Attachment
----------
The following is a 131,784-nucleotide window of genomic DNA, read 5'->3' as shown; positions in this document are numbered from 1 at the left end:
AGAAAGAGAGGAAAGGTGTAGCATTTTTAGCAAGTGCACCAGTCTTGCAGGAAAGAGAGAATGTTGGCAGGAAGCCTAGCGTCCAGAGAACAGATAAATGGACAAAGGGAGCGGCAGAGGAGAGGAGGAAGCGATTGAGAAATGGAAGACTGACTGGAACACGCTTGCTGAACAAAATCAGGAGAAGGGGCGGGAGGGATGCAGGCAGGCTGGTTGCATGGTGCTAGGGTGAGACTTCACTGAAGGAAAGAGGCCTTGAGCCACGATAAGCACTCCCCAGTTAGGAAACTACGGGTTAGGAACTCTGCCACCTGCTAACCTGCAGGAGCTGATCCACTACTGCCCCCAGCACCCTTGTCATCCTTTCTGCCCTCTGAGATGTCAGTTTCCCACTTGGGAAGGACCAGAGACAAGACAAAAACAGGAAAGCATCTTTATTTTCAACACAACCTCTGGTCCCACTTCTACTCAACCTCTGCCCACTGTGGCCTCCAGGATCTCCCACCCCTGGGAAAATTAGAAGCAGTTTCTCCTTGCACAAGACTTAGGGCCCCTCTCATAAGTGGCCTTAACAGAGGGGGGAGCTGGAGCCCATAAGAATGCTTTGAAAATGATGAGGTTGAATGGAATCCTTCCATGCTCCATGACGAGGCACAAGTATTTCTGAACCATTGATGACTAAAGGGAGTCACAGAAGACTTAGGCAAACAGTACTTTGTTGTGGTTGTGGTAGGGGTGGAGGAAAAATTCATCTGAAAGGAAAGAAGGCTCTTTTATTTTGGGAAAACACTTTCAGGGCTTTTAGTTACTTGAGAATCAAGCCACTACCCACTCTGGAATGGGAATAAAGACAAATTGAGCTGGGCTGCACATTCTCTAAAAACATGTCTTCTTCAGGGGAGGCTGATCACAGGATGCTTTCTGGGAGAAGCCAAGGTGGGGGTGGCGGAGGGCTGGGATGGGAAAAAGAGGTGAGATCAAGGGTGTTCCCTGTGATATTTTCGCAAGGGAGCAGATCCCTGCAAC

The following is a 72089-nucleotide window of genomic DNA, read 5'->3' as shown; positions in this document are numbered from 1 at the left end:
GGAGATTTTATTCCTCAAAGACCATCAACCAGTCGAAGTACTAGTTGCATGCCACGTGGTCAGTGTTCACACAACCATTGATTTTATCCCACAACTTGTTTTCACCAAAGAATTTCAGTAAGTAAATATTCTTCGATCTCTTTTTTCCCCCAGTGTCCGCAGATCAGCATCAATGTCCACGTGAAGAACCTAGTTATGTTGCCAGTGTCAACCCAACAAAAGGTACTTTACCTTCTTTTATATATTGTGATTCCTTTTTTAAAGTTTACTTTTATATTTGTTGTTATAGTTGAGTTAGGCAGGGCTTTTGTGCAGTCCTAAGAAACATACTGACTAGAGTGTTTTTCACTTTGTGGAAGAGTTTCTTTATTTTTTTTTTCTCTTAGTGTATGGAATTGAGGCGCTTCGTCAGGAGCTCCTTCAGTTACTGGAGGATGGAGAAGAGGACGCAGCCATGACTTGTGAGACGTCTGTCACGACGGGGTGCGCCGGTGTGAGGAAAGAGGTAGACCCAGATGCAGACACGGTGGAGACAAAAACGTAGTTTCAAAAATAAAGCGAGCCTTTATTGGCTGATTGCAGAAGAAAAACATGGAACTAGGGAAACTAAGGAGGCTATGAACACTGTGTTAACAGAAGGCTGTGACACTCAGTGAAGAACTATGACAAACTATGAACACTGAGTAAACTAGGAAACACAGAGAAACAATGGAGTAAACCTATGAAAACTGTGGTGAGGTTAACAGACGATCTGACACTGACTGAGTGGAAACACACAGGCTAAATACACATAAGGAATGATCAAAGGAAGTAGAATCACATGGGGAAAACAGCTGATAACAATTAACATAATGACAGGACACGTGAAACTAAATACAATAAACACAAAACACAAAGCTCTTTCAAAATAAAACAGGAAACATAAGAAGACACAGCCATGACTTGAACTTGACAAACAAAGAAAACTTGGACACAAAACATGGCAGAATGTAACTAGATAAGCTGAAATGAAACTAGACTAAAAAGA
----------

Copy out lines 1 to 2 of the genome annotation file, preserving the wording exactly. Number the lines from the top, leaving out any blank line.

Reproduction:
The following is a 131,784-nucleotide window of genomic DNA, read 5'->3' as shown; positions in this document are numbered from 1 at the left end:
AGAAAGAGAGGAAAGGTGTAGCATTTTTAGCAAGTGCACCAGTCTTGCAGGAAAGAGAGAATGTTGGCAGGAAGCCTAGCGTCCAGAGAACAGATAAATGGACAAAGGGAGCGGCAGAGGAGAGGAGGAAGCGATTGAGAAATGGAAGACTGACTGGAACACGCTTGCTGAACAAAATCAGGAGAAGGGGCGGGAGGGATGCAGGCAGGCTGGTTGCATGGTGCTAGGGTGAGACTTCACTGAAGGAAAGAGGCCTTGAGCCACGATAAGCACTCCCCAGTTAGGAAACTACGGGTTAGGAACTCTGCCACCTGCTAACCTGCAGGAGCTGATCCACTACTGCCCCCAGCACCCTTGTCATCCTTTCTGCCCTCTGAGATGTCAGTTTCCCACTTGGGAAGGACCAGAGACAAGACAAAAACAGGAAAGCATCTTTATTTTCAACACAACCTCTGGTCCCACTTCTACTCAACCTCTGCCCACTGTGGCCTCCAGGATCTCCCACCCCTGGGAAAATTAGAAGCAGTTTCTCCTTGCACAAGACTTAGGGCCCCTCTCATAAGTGGCCTTAACAGAGGGGGGAGCTGGAGCCCATAAGAATGCTTTGAAAATGATGAGGTTGAATGGAATCCTTCCATGCTCCATGACGAGGCACAAGTATTTCTGAACCATTGATGACTAAAGGGAGTCACAGAAGACTTAGGCAAACAGTACTTTGTTGTGGTTGTGGTAGGGGTGGAGGAAAAATTCATCTGAAAGGAAAGAAGGCTCTTTTATTTTGGGAAAACACTTTCAGGGCTTTTAGTTACTTGAGAATCAAGCCACTACCCACTCTGGAATGGGAATAAAGACAAATTGAGCTGGGCTGCACATTCTCTAAAAACATGTCTTCTTCAGGGGAGGCTGATCACAGGATGCTTTCTGGGAGAAGCCAAGGTGGGGGTGGCGGAGGGCTGGGATGGGAAAAAGAGGTGAGATCAAGGGTGTTCCCTGTGATATTTTCGCAAGGGAGCAGATCCCTGCAAC